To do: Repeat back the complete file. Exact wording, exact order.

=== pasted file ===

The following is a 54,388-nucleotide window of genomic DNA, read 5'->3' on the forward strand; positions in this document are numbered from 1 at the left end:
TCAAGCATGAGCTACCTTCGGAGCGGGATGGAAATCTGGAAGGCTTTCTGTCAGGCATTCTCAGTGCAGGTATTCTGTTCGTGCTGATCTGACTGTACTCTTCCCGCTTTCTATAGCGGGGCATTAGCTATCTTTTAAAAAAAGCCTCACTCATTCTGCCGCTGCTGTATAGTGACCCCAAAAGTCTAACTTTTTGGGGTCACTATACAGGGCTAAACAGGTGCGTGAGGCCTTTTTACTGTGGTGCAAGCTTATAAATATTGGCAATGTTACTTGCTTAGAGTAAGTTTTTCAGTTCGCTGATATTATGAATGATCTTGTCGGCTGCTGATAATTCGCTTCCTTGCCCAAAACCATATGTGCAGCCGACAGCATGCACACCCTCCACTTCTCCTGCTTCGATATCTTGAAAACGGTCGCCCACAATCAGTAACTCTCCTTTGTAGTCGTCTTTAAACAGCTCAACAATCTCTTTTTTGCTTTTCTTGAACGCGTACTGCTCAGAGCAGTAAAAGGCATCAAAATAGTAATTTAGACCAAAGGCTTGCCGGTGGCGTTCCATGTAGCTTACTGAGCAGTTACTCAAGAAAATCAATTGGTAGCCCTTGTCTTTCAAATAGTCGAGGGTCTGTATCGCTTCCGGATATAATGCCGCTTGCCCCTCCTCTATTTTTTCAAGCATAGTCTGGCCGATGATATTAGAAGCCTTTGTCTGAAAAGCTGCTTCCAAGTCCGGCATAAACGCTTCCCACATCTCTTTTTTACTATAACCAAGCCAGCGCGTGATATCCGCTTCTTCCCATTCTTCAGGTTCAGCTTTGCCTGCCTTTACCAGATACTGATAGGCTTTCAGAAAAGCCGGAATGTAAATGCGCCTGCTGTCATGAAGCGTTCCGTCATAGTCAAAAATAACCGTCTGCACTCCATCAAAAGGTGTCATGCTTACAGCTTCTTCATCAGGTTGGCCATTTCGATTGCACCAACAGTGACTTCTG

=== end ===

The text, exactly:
The following is a 54,388-nucleotide window of genomic DNA, read 5'->3' on the forward strand; positions in this document are numbered from 1 at the left end:
TCAAGCATGAGCTACCTTCGGAGCGGGATGGAAATCTGGAAGGCTTTCTGTCAGGCATTCTCAGTGCAGGTATTCTGTTCGTGCTGATCTGACTGTACTCTTCCCGCTTTCTATAGCGGGGCATTAGCTATCTTTTAAAAAAAGCCTCACTCATTCTGCCGCTGCTGTATAGTGACCCCAAAAGTCTAACTTTTTGGGGTCACTATACAGGGCTAAACAGGTGCGTGAGGCCTTTTTACTGTGGTGCAAGCTTATAAATATTGGCAATGTTACTTGCTTAGAGTAAGTTTTTCAGTTCGCTGATATTATGAATGATCTTGTCGGCTGCTGATAATTCGCTTCCTTGCCCAAAACCATATGTGCAGCCGACAGCATGCACACCCTCCACTTCTCCTGCTTCGATATCTTGAAAACGGTCGCCCACAATCAGTAACTCTCCTTTGTAGTCGTCTTTAAACAGCTCAACAATCTCTTTTTTGCTTTTCTTGAACGCGTACTGCTCAGAGCAGTAAAAGGCATCAAAATAGTAATTTAGACCAAAGGCTTGCCGGTGGCGTTCCATGTAGCTTACTGAGCAGTTACTCAAGAAAATCAATTGGTAGCCCTTGTCTTTCAAATAGTCGAGGGTCTGTATCGCTTCCGGATATAATGCCGCTTGCCCCTCCTCTATTTTTTCAAGCATAGTCTGGCCGATGATATTAGAAGCCTTTGTCTGAAAAGCTGCTTCCAAGTCCGGCATAAACGCTTCCCACATCTCTTTTTTACTATAACCAAGCCAGCGCGTGATATCCGCTTCTTCCCATTCTTCAGGTTCAGCTTTGCCTGCCTTTACCAGATACTGATAGGCTTTCAGAAAAGCCGGAATGTAAATGCGCCTGCTGTCATGAAGCGTTCCGTCATAGTCAAAAATAACCGTCTGCACTCCATCAAAAGGTGTCATGCTTACAGCTTCTTCATCAGGTTGGCCATTTCGATTGCACCAACAGTGACTTCTG